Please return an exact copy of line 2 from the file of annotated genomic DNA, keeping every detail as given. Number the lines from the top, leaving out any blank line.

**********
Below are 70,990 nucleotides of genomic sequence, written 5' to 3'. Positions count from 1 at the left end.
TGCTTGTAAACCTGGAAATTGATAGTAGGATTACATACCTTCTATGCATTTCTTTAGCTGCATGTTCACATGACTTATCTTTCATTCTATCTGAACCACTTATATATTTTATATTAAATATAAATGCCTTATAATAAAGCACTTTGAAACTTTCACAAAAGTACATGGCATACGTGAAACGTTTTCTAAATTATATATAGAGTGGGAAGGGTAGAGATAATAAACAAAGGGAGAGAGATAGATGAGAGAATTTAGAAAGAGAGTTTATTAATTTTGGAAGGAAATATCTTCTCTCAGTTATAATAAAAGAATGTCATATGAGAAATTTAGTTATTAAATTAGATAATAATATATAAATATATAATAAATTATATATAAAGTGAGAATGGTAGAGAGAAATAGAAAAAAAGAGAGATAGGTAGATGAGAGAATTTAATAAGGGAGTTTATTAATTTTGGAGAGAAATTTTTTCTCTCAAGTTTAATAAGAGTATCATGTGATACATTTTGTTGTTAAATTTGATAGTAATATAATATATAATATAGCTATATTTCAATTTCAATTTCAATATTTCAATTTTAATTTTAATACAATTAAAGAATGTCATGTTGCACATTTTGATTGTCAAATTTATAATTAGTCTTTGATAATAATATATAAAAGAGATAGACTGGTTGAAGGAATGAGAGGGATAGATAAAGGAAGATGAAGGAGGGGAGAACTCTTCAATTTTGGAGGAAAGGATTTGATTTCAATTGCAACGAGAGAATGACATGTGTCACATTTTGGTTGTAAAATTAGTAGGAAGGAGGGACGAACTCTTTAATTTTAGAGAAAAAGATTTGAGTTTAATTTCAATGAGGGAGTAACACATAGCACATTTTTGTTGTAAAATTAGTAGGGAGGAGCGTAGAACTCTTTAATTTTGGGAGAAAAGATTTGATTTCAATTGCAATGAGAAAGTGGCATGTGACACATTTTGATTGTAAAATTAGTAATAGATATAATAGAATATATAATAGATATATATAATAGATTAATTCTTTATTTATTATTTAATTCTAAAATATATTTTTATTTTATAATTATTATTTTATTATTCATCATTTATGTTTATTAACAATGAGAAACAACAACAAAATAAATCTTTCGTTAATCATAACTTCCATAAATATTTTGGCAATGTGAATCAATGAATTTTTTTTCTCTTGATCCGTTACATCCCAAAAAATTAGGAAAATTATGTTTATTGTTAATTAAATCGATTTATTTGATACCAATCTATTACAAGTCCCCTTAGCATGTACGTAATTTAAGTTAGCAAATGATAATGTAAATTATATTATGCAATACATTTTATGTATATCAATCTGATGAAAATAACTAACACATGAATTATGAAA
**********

TGCTTGTAAACCTGGAAATTGATAGTAGGATTACATACCTTCTATGCATTTCTTTAGCTGCATGTTCACATGACTTATCTTTCATTCTATCTGAACCACTTATATATTTTATATTAAATATAAATGCCTTATAATAAAGCACTTTGAAACTTTCACAAAAGTACATGGCATACGTGAAACGTTTTCTAAATTATATATAGAGTGGGAAGGGTAGAGATAATAAACAAAGGGAGAGAGATAGATGAGAGAATTTAGAAAGAGAGTTTATTAATTTTGGAAGGAAATATCTTCTCTCAGTTATAATAAAAGAATGTCATATGAGAAATTTAGTTATTAAATTAGATAATAATATATAAATATATAATAAATTATATATAAAGTGAGAATGGTAGAGAGAAATAGAAAAAAAGAGAGATAGGTAGATGAGAGAATTTAATAAGGGAGTTTATTAATTTTGGAGAGAAATTTTTTCTCTCAAGTTTAATAAGAGTATCATGTGATACATTTTGTTGTTAAATTTGATAGTAATATAATATATAATATAGCTATATTTCAATTTCAATTTCAATATTTCAATTTTAATTTTAATACAATTAAAGAATGTCATGTTGCACATTTTGATTGTCAAATTTATAATTAGTCTTTGATAATAATATATAAAAGAGATAGACTGGTTGAAGGAATGAGAGGGATAGATAAAGGAAGATGAAGGAGGGGAGAACTCTTCAATTTTGGAGGAAAGGATTTGATTTCAATTGCAACGAGAGAATGACATGTGTCACATTTTGGTTGTAAAATTAGTAGGAAGGAGGGACGAACTCTTTAATTTTAGAGAAAAAGATTTGAGTTTAATTTCAATGAGGGAGTAACACATAGCACATTTTTGTTGTAAAATTAGTAGGGAGGAGCGTAGAACTCTTTAATTTTGGGAGAAAAGATTTGATTTCAATTGCAATGAGAAAGTGGCATGTGACACATTTTGATTGTAAAATTAGTAATAGATATAATAGAATATATAATAGATATATATAATAGATTAATTCTTTATTTATTATTTAATTCTAAAATATATTTTTATTTTATAATTATTATTTTATTATTCATCATTTATGTTTATTAACAATGAGAAACAACAACAAAATAAATCTTTCGTTAATCATAACTTCCATAAATATTTTGGCAATGTGAATCAATGAATTTTTTTTCTCTTGATCCGTTACATCCCAAAAAATTAGGAAAATTATGTTTATTGTTAATTAAATCGATTTATTTGATACCAATCTATTACAAGTCCCCTTAGCATGTACGTAATTTAAGTTAGCAAATGATAATGTAAATTATATTATGCAATACATTTTATGTATATCAATCTGATGAAAATAACTAACACATGAATTATGAAA